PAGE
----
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American Journal of Engineering and Applied Sciences Original Review Paper Confluences among Big Data, Finite Element Analysis and High Performance Computing 1 Lidong Wang, 2 Guanghui Wang and 3 Cheryl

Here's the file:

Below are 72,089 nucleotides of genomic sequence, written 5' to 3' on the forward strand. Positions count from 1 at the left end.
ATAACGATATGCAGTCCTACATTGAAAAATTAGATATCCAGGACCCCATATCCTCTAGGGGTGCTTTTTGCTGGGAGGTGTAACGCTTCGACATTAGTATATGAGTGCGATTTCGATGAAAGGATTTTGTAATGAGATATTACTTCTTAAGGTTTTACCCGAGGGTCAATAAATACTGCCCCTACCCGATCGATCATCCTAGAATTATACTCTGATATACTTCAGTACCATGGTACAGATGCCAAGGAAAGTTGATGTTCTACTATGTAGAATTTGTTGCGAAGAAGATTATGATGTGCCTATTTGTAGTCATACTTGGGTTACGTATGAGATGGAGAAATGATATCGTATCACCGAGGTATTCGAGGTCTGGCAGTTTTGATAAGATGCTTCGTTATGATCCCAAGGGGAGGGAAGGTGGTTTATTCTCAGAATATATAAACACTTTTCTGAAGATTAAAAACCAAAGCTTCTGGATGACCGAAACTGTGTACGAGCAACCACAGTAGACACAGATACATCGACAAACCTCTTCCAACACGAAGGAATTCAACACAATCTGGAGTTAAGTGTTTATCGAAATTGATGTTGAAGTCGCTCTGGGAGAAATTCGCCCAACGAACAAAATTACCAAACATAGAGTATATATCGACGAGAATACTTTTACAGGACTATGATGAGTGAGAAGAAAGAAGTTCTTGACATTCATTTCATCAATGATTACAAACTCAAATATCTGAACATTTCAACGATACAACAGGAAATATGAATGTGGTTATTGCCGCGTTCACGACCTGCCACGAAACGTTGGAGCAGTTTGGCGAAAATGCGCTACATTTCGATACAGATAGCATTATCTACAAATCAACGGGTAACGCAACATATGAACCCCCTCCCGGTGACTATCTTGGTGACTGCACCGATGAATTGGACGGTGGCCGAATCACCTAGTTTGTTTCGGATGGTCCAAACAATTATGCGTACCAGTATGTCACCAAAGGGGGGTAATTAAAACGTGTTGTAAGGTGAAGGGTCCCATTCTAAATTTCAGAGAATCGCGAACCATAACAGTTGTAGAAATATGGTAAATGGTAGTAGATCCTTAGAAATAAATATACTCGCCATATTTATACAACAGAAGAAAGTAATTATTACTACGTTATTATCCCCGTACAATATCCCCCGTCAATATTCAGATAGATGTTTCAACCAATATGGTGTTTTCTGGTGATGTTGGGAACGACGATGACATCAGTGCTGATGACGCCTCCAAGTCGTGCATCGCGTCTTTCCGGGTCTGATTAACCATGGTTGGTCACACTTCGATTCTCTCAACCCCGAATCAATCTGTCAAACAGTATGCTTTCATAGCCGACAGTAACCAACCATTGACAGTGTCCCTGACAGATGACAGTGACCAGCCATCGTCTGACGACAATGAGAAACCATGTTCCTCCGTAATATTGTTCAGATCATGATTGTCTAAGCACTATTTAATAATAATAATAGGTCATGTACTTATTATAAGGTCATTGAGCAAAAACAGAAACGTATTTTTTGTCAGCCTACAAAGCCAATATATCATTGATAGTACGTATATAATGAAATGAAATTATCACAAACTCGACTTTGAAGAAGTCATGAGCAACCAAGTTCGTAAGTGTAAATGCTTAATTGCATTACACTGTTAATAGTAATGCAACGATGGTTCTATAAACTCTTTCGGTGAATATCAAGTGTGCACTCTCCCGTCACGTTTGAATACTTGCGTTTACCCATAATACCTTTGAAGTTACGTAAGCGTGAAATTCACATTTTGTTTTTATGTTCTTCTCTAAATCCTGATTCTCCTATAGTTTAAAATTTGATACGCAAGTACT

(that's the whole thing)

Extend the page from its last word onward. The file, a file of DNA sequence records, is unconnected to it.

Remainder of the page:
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American Journal of Engineering and Applied Sciences Original Review Paper Confluences among Big Data, Finite Element Analysis and High Performance Computing 1 Lidong Wang, 2 Guanghui Wang and 3 Cheryl Ann Alexander 1 Department of Engineering Technology, Mississippi Valley State University, USA 2 State Key Laboratory of Severe Weather, Chinese Academy of Meteorological Sciences, China 3 Technology and Healthcare Solutions, Inc., USA Article history Received: Revised: Accepted: Corresponding Author: Lidong Wang Department of Engineering Technology, Mississippi Valley State University, USA Abstract: Big Data analyzes correlations from huge raw data and predicts outcomes. It has great impacts on scientific discoveries and value creation. High Performance Computing (HPC) uses parallel processing and advanced programs or software packages to complete complicated jobs quickly. Finite Element Method (FEM) is very powerful in scientific computation and engineering analysis. It has created huge values in almost every area of engineering. In a lot of applications, Finite Element Analysis (FEA) strongly relies on advanced computer technology and HPC. Big Data will play an important role in FEA and HPC. This paper presents confluences among Big Data, FEA and HPC. Keywords: Big Data, Finite Element Method (FEM), High Performance Computing (HPC), Big Data Analytics, Hadoop, MapReduce, Graphical Processing Unit (GPU) Introduction Scientific data is often on a massive scale with complexity and heterogeneity. It is often manipulated through complex and distributed workflows, applicationspecific (ad hoc) using low-level code libraries. Big Data technology has been expected to perform scalable query processing and scientific workflow management for scientific data (Pacitti and Valduriez, 2012). Big data is a massive volume of both structured and unstructured data. It is so large that it is difficult to process using traditional database and software techniques (Demchenko et al., 2013). Big data is often heterogeneous. Each organization tends to produce and manage its own data in specific formats and with its own processes. Big data is complicated. Its complexity lies in: Uncertain data (because of data capture), multiscale data (with lots of dimensions) and graph-based data, etc. Continuous data streams are captured (e.g., from sensors or mobile devices), which produces streaming and dynamically changing big data (Pacitti and Valduriez, 2012). Big Data is likely to be advantageous for comparing differences in competing design options. The combination of Big Data, Artificial Intelligence (AI) and massively parallel computing offered the potential to create a revolutionary way of practicing evidence-based and personalized medicine (Dilsizian and Siegel, 2014). Big data privacy is a sensitive issue with conceptual, legal and technological implications. Storage and I/O optimization for big-data computing is also an important issue. There is tremendous wealth of information in big data. The information is potentially valuable. High Performance Computing (HPC) can help unlock the wealth contained in big data (Jean-François Lavignon, 2013). HPC offers immense potential for data-intensive computing. But as data explodes in volume, variety and velocity; it is getting increasingly difficult to scale compute performance (Intel, 2014). Data-intensive HPC, massive storage and file system, I/O Architecture and low-power computing and automatic cloud provisioning for HPC are interesting topics in HPC. Data movement is very expensive. Reducing data movement is criticalfor HPC. Data locality should be the best solution. Finite Element Method (FEM) has been widely used in engineering. Traditionally, finite element simulations can be performed on various computers. Advanced numerical methods (e.g., multiscale computation with multiscale material models, or finite element computation with adaptive mesh refinement) can generate data with large volumes and rates. Largescale simulation workflows can run on large 2015 Lidong Wang, Guanghui Wang and Cheryl Ann Alexander. This open access article is distributed under a Creative Commons Attribution (CC-BY) 3.0 license. Lidong Wang et al. / American Journal of Engineering and Applied Sciences 2015, ( ):. DOI: /ajeassp supercomputers and data are dumped on parallel disk systems (Parashar, 2014). Data were organized internally within the Finite Element Analysis (FEA) core based on an objectoriented model. Data were represented in three basic data types: Matrix, Vector and ID (integer). For external data representation, extensible Markup Language (XML) was used as the standard for representing data in a platform independent manner (Peng et al., 2003). However, ASCII/XML don t adapt well for highly voluminous and complex data such as large-scale finite element analysis data and heterogeneous product data. XML doesn t express entity relationships well either (Folk, 2006). People have a growing interest in the integration of Big Data and computational mechanics such as FEA. There are algorithmic challenges of big data in hugescale finite element computation. For example, the data is distributed in space; the requested parts of data are not always available (Nesterov, 2014). The development of finite element meshing and numerical optimization algorithms, parallel scientific computing in the HPC environment and the combination of Big Data and FEA help improve the accuracy and efficiency of FEA greatly. Characteristics, Implementation and Technology of Big Data Big data can be from various sources with low information density and with different structures (structured data; semi-structured document; and unstructured text, graph, image and video). It is often hard to integrate, verify and assess big data (Davenport, 2014). Big data characteristics can be described by 6Vs. They are: Volume, Variety, Value, Velocity, Veracity and Variability (Bellini et al., 2013; Demchenko et al., 2013; Jean-François Lavignon, 2013; O'Leary, 2013; Jagadish et al., 2014): Volume: It refers to massive amounts of data. This makes it hard to store and manage Variety: It refers to heterogeneity of data types, representation and semantic interpretation. This makes it hard to perform data integration Value: The collected data can bring added-value to the intended process, activity, or predictive analysis Velocity: Data such as highly streaming data is generated at a rate that exceeds those of traditional systems, which makes it hard to perform online processing Variability: It refers to data changes during processing and lifecycle. Big data can be constantly changing (dynamic). Thus, analysis often needs to be able to run in real time. There are challenges in dealing with highly varying data Veracity: It refers to the accuracy, truthfulness and reliability of the data. Veracity makes it hard to perform data analysis. Big data is often noisy (uncertain). Dealing with noisy big data and quantifying data uncertainty have become imperative. These rely on computationally intensive statistical and machine-learning techniques Capgemini Consulting conducted a global survey of senior Big Data executives in November The survey covered 226 respondents across Europe, North America andasia Pacific; spanned a number of industries including retail, manufacturing, pharmaceuticals, financial services and energy and utilities. The survey targeted senior executives across the Analytics, IT and Business functions because they were responsible for overseeing Big Data initiatives in their organization. Only 27% of the executives in the survey described their Big Data initiatives as successful. Table 1 reveals main challenges that organizations face in Big Data implementation (Colas et al., 2014). Big Data for development is an issue of turning imperfect, complex, often unstructured data into actionable information. This implies leveraging advanced computational methods (such as machine learning) to reveal correlations and trends within and across large data sets. The intensive mining of socioeconomic data, known as reality mining, can shed light on processes and interactions. Reality mining can be done in three main ways (Letouzé, 2012): Continuous data analysis over streaming data: Using tools to scrape the Web to monitor and analyze high-frequency online data streams including uncertain and inexact data Online digestion of semi-structured data and unstructured ones such as news items and product reviews to shed light on hot topics, perceptions, needs and wants Real-time correlation of streaming data (fast stream) with slowly accessible historical data repositories Big data processing is the foundation in applications. In order to improve data processing capability, the Hadoop framework is used to achieve the distribution storage and analysis work of the collected big data (Yan et al., 2014). Hadoop is a Java based framework and heterogeneous open source platform. Hadoop s primary modules are the Hadoop Distributed File System (HDFS) and MapReduce (MR). HDFS provides high throughput access to big data. MR implements a high level and implicit parallel programming model (Davenport, 2014). Hadoop can offer a number of techniques and tools in Table 2 (Eaton et al., 2012; Schneider, 2012; Davenport, 2014; Raghupathi and Raghupathi, 2014): Lidong Wang et al. / American Journal of Engineering and Applied Sciences 2015, ( ):. DOI: /ajeassp Table 1. Key challenges for Big Data implementation Challenges Percentage (%) Scattered data lying in silos across various teams 46 Absence of a clear business case for funding and implementation 39 Ineffective coordination of Big Data and analytics teams in the organization 35 Dependency on legacy systems for data processing and management 31 Ineffective governance models for Big Data and analytics 27 Lack of sponsorship from top management 27 Lack of Big Data and analytics skills 25 Lack of clarity on Big Data technology and tools 22 Cost of specific tools and infrastructure for Big Data and analytics 18 Data security and privacy concerns 15 Resistance to change within the organization 12 Table 2. Hadoop techniques, tools and their functions Techniques and tools Functions HDFS A highly fault tolerant distributed file system; responsible for storing data. MapReduce A powerful parallel programming technique for distributed processing. Pig A scripting language for describing operations like reading, filtering, transforming, joining and writing data. Hive A scripting language similar to Pig, but more batch oriented; being able to transform data into the relational format for structured query language (SQL) queries. HBase A scalable and distributed database for random read/write access. Oozie A workflow for dependent Hadoop jobs. ZooKeeper A centralized service (coordination) for providing distributed synchronization and group services. Sqoop A project (data exchange) for transferring data between relational databases and Hadoop. Flume Log collector; performing reliable and distributed streaming log collection. Avro A system of data serialization. Chukwa A Hadoop subproject as data accumulation system for monitoring distributed systems. Big Data can extend applications by the following: (1) Robust and highly distributed file systems capable of managing Big Data applications; (2) flexible methods for handling large quantities of data in highly parallel computing environments such as MapReduce, a parallel merge-sort algorithm; (3) Structured Query Language (SQL) and Not only SQL (NoSQL) capabilities for retrieving and storing data from dynamically growing databases or data streams (Douglas, 2014). Features, Functions and Challenges of High Performance Computing High Performance Computing (HPC) uses parallel processing for running advanced application programsquickly and reliably. High performance computer clusters can complete different kinds of jobs. For example, optimizing a parallel genetic algorithm was implemented on a HPC architecture using clusters of computers with several Graphical Processing Units (GPUs). Clusters can be high performance computing clusters, load balancing clusters and fail-over clusters. Linux and Microsoft Azure are common operating systems used for HPC. Lustre is a POSIX-compliant and parallel system used in HPC. It is currently an opensource system that is often used in conjunction with Hadoop to provide a distributed, scalable and high performance file system in place of HDFS. It enables HPC engines to maintain performance by aggregating multiple I/O paths to multiple servers in the compute cluster (Guillén et al., 2014; Slack, 2014). There are the following challenges (Parashar, 2014) faced by traditional HPC data pipelines: Scalable data analytics challenge I/O and storage challenge Increasing performance gap Disks are outpaced by computing speed Data movement challenge There is a lot of data movement between simulation and analysis as well as between coupled mutliphysics simulation components, which leads to long latencies. Energy challenge Much power is consumed due to the memory and data movement. According to IBM data-centric design principles, data motion should be minimized and workflow parallelism should be increased to leverage low-power cores. Computation and analytics should be moved closer to the data. It is the best for work to be done where the data resides. It is also important to integrate in-situ analytics and in-transit analytics. Primary resources execute the Lidong Wang et al. / American Journal of Engineering and Applied Sciences 2015, ( ):. DOI: /ajeassp main simulation and in-situ computations; secondary resources provide a staging area whose cores act as containers for in-transit computations (Parashar, 2014). Confluence between Big Data and Finite Element Analysis Traditionally, Finite Element Analysis (FEA) is often conducted using only one geometric configuration, one set of boundary conditions and one set of material properties or parameters. Results only for every n-th time step (n is normally greater than 2) of analysis are stored. The computed results are often only for a set of points in the geometric design. Only part of variables (such as minimal and maximal stresses/strains) are quantitatively analyzed. In a lot of applications, there are changing geometric shapes with service time due to loads; changing material parameters and the stress-strain relationship of materials under various temperatures; and changing boundary conditions. The FEA issue should be very complicated if the combination of the above changing aspects occurs. Statistical approaches or stochastic approaches to handling changing geometric configurations, changing boundary conditions and changing material properties are expected to get better solutions to the numerical analysis of a true physics system behavior and performance. There are analysis results with the level of Terabytes (TB) in some applications of large FEA. Big Data (with statistical methods and stochastic methods) can help FEA handle large size results and deal with highly varying conditions and properties. It is also powerful in resolving problems in large data storage, analysis and visualization. The confluence between Big Data and FEA can provide more comprehension analysis, predict defects and failures and optimize design in time. A generalized workflow was outlined for the integration of multi-modal measurements and multiphysics models at multiple hierarchical length scales to accelerate materials development. Protocols for direct and efficient linking of materials models/databases into process/performance simulation codes (e.g., crystal plasticity finite element method) were studied. A Big Data based workflow was given for integrating mesoscale heterogeneities in material structure with process simulation. The efforts based on Big Data were for improving the accuracy of predictive modeling (Salem et al., 2014). There will be more applications of FEA enhanced by Big Data. The following can be the challenges or driving forces: (1) FEA model sizes are increasing continuously; (2) analysis types such as nonlinear and dynamics are becoming more common; (3) software efficiency and hardware performance are increasing; (4) one of the limits to realistic model size is the ability to store and retrieve the vast amount of data generated in FEA (Abbey, 2014); (5) there are problems with sparse data in large-scale FEA and sometimes the data is changing with time; (6) hierarchical meshes through adaptive mesh refinement are often needed in huge-scale FEA for fatigue crack incubation/crack growth and fracture issues in Aeronautical and Astronautical engineering; (7) multiscale materials models (macro, micro and nano) and multiscale computation (macro FEA, crystal plasticity FEA and molecular dynamics) can provide more accurate results in some applications. Confluence between Big Data and High Performance Computing Traditionally, HPC was chiefly compute-intensive and not data-intensive. There have been new HPC usage models that deal with HPC workloads in cloud computing, increasing heterogeneity of data and explosion of data volumes ( big data ). Big Data Analytics (BDA) techniques and tools can handle large and diverse semi-structured and unstructured datasets, which increases the overhead of data access and must be handled in parallelized methods. Big data is by nature distributed. Therefore, distributed algorithms are key; data migration is necessary and important. The computational complexity of analyzing big data and its sheer size indicate that data-intensive computing is very important (Jean-François Lavignon, 2013). The comparison between Big Data analytics (BDA) and High Performance Computing (HPC) is shown in Table 3 (Valduriez, 2015). The combination of HPC and BDA is sometimes called Data-intensive HPC. Table 3. Big Data analytics (BDA) Vs. High Performance Computing (HPC) BDA HPC Computing model Data-centric: move tasks to data and Compute-centric: move data to tasks and reduce accelerate Data storage Uniform storage (sharding) on disks Hierarchical storage (disks, tapes, etc.) Parallel file management Designed for few big files, e.g., Designed for many small files, e.g., Lustre Hadoop Distributed File System (HDFS) Programming model Algebraic operators, e.g., Map Reduce, Message Passing Interface (MPI) Spark versus Open Multi Processing (OpenMP) Languages Java, Python, C++ C, C++ Lidong Wang et al. / American Journal of Engineering and Applied Sciences 2015, ( ):. DOI: /ajeassp As Big Data frameworks find their way into production environments, users are facing challenges of integrating scale performance, scaling and stabilizing the performance of the clusters. The growing ubiquity of Solid State Disks (SSDs), high performance CPUs and advanced network clustering enables users to build efficient clusters, scale performance and provide a bestin-class environment for Hadoop and other Big Data applications (Gutkind, 2013). One of challenges of Big Data is to access data in an efficient way, applying massive parallelism not only for the computation, but also for the storage. Although HPC clusters are typically equipped with high-level interconnections, the real problems arise when it is necessary to transfer data between geographically distributed sites because the Internet connection might not suitable to transfer big data. Therefore, reducing data movement or data locality is critical. In cluster computing, the data parallel approach subdivides the data to analyze among almost independent processes. It can be a suitable solution for Big Data analysis. In GPU computing, GPUs deliver extremely high floating-point performance and massively parallelism at a very low cost (Merelli et al., 2014). High Performance Data Analytics (HPDA) represents the confluence of HPC and Big Data analytics that is deployed onto HPC-style configurations. For i